Midnight In Paris is a whimsical tale that brings us back to the Belle Epoque of Woody Allen’s illustrious career. But just like the Nuggets, the most entertaining movie doesn’t always win the Best Picture Oscar. (see 1997)

The Contenders

San Antonio Spurs/Moneyball: The Spurs have always spent their dollars wisely, acquiring a valuable stable of role players like Matt Bonner, Gary Neal, and Kawhi Leonard to compliment veteran stars Tim Duncan, Tony Parker, and Manu Ginobili. Once again the issue for the Spurs will be the health of their aging nucleus. If any of their stars are unavailable or hobbled for the playoffs then it becomes next to impossible for the Spurs to keep up with the younger legs of the Western Conference.

The Oakland A’s, like the Spurs, have a history of cobbling together a starting lineup by signing other teams castoffs. Moneyball is a baseball movie about the island of misfit toys with Brad Pitt at the center of a statistical revolution that transformed professional sports. The story ends in defeat which may be an ominous sign for Spurs fans.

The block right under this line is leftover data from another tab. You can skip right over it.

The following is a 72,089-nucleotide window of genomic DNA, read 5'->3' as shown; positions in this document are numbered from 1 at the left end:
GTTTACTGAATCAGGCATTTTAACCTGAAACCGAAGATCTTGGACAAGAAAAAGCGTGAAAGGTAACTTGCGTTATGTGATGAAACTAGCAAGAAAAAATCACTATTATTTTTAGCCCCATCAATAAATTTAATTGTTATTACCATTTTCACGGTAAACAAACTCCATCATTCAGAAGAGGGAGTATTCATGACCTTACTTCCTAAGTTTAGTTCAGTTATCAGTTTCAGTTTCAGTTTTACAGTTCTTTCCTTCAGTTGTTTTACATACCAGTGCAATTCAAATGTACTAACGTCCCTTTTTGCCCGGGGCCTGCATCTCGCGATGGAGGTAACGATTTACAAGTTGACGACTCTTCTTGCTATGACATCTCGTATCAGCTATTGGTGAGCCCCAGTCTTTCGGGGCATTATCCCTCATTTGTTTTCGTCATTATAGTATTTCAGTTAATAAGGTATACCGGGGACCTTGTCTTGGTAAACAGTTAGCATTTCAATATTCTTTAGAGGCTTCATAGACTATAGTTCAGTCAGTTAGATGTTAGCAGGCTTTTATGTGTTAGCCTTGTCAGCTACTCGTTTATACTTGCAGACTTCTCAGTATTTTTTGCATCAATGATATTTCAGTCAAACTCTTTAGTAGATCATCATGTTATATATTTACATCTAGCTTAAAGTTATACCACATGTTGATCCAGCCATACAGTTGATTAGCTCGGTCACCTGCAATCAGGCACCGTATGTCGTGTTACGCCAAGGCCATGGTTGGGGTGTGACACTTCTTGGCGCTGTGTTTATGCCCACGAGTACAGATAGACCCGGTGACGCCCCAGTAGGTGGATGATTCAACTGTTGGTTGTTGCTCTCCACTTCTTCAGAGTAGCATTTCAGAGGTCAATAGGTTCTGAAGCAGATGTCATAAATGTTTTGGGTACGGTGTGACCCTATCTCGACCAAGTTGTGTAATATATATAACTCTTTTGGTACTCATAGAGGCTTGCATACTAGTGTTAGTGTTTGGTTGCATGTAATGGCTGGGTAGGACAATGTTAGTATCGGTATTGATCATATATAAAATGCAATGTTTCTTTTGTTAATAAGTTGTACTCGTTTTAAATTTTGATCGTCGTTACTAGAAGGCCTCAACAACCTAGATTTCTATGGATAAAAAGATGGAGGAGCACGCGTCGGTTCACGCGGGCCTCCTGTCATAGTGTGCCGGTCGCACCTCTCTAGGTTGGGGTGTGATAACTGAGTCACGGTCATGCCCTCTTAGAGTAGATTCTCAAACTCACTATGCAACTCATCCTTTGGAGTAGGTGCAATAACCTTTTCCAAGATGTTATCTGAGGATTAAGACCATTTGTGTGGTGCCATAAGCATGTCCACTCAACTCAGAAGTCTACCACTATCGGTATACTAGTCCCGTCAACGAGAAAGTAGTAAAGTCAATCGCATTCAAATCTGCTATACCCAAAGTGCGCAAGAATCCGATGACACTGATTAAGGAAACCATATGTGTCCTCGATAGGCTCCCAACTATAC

Los Angeles Clippers/Hugo: Hugo is a movie about the magic of movies. (Go figure. Scorcese going the PG route.) There’s a lot of magic taking place at the Staples Center this season and for once it’s not just the Lake Show. Blake Griffin continues to defy gravity and Chris Paul has established Lob City as more than just a passing fancy. It will be interesting to see whether or not the Clippers can carry this mystique into the second half of the season. In either case, it wouldn’t be a surprise to see either walk away with big prize.

The Favorites